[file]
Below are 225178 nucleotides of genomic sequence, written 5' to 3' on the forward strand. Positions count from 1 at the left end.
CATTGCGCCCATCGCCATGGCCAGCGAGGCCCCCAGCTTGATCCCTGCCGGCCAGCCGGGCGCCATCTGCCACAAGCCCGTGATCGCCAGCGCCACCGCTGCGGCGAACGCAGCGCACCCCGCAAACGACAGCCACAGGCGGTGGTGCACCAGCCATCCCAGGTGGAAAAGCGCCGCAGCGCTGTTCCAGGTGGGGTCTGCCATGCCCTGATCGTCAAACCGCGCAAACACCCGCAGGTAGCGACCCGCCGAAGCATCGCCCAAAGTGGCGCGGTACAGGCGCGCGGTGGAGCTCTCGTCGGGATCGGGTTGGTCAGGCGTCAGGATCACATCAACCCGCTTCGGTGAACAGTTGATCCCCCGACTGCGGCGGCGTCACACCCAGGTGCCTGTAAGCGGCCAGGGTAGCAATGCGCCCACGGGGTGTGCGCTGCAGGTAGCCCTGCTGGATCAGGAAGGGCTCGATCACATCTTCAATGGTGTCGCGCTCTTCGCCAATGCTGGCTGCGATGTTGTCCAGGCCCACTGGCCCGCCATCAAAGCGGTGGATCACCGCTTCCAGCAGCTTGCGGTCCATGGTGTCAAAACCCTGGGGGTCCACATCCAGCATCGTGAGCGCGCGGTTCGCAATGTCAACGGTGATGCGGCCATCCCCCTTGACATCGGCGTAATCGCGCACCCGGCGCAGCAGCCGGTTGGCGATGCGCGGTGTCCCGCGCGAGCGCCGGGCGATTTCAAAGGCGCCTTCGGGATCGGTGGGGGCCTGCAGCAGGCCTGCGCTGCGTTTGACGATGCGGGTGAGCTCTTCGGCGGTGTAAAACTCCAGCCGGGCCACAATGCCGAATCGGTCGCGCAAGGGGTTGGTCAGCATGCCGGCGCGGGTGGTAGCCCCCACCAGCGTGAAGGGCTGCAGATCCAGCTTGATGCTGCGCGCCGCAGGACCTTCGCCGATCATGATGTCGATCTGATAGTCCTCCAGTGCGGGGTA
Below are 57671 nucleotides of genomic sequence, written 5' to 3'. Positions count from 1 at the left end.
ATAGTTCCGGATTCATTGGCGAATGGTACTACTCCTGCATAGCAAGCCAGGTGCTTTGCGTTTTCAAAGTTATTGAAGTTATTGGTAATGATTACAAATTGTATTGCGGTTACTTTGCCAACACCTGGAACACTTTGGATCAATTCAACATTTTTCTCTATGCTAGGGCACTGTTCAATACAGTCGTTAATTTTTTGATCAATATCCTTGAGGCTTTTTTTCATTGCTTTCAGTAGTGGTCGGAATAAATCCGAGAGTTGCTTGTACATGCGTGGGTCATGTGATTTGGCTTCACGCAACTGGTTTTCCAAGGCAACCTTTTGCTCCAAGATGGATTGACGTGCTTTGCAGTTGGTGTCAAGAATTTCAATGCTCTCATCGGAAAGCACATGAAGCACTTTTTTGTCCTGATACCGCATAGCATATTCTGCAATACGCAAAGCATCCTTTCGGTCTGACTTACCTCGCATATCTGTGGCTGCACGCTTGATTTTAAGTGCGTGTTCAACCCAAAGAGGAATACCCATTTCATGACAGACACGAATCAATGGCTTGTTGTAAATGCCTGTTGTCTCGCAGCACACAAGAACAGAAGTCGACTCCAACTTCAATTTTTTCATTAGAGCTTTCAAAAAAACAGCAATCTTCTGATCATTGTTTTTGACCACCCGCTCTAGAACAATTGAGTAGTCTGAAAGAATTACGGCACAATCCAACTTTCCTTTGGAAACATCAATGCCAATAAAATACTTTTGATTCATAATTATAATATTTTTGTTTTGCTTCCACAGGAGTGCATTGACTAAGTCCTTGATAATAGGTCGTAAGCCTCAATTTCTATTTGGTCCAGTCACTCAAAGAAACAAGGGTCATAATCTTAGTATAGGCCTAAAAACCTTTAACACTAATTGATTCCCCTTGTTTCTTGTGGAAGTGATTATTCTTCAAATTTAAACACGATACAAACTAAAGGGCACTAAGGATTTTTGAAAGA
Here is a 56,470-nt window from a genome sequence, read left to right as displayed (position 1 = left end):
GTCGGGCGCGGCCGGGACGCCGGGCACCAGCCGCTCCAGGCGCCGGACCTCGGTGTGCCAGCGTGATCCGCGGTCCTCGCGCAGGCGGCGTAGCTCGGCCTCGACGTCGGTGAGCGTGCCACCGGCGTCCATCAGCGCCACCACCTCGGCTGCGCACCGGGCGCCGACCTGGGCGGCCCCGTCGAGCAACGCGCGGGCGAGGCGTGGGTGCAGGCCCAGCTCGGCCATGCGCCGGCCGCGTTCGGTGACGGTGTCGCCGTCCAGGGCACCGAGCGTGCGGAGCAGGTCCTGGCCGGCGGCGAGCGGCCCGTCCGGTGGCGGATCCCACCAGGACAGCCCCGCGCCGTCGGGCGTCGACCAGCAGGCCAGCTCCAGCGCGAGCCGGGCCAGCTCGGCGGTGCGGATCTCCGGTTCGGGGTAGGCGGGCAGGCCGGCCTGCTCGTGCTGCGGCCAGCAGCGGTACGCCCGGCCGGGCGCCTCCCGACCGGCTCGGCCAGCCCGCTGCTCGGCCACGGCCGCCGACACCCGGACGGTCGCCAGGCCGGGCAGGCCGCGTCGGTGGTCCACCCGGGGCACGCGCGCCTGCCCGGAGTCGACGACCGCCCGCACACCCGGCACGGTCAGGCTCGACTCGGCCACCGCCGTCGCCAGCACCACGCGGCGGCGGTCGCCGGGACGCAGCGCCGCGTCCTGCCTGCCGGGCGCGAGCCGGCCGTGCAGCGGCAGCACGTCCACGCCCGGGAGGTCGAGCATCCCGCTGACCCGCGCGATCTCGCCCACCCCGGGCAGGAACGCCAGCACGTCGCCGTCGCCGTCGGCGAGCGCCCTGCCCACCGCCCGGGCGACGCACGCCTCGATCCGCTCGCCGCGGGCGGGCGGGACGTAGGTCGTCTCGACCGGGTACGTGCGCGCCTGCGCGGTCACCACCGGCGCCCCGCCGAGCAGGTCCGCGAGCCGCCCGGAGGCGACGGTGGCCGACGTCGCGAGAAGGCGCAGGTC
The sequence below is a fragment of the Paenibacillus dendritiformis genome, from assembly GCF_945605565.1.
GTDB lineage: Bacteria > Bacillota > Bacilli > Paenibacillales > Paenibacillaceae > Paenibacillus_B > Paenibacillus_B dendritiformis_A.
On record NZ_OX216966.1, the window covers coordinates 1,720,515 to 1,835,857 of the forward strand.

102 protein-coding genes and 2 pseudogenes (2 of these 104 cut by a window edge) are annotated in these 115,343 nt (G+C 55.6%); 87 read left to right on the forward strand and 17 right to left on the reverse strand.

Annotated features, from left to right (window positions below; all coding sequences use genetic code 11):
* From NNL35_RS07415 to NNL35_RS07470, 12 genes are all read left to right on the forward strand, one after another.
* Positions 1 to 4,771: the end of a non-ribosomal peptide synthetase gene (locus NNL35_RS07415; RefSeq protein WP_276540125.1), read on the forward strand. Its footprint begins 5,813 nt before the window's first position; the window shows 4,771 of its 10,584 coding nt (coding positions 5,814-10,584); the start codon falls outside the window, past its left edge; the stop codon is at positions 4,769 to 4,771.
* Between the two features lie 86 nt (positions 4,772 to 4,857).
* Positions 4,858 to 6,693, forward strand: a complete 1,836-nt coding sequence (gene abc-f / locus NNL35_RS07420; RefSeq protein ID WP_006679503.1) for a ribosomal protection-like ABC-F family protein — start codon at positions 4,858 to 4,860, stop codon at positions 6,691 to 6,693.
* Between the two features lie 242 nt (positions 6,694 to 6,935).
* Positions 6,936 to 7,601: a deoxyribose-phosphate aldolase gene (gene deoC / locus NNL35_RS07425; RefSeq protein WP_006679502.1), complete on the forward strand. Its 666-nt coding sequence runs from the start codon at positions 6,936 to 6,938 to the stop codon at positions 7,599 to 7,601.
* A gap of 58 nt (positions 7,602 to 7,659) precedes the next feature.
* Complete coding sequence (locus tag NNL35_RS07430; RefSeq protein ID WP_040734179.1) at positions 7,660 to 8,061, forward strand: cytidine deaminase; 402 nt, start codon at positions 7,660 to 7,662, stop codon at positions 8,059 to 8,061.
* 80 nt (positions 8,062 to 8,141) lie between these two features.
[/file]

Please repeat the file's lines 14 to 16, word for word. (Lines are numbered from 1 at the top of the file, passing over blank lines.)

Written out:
* Between the two features lie 86 nt (positions 4,772 to 4,857).
* Positions 4,858 to 6,693, forward strand: a complete 1,836-nt coding sequence (gene abc-f / locus NNL35_RS07420; RefSeq protein ID WP_006679503.1) for a ribosomal protection-like ABC-F family protein — start codon at positions 4,858 to 4,860, stop codon at positions 6,691 to 6,693.
* Between the two features lie 242 nt (positions 6,694 to 6,935).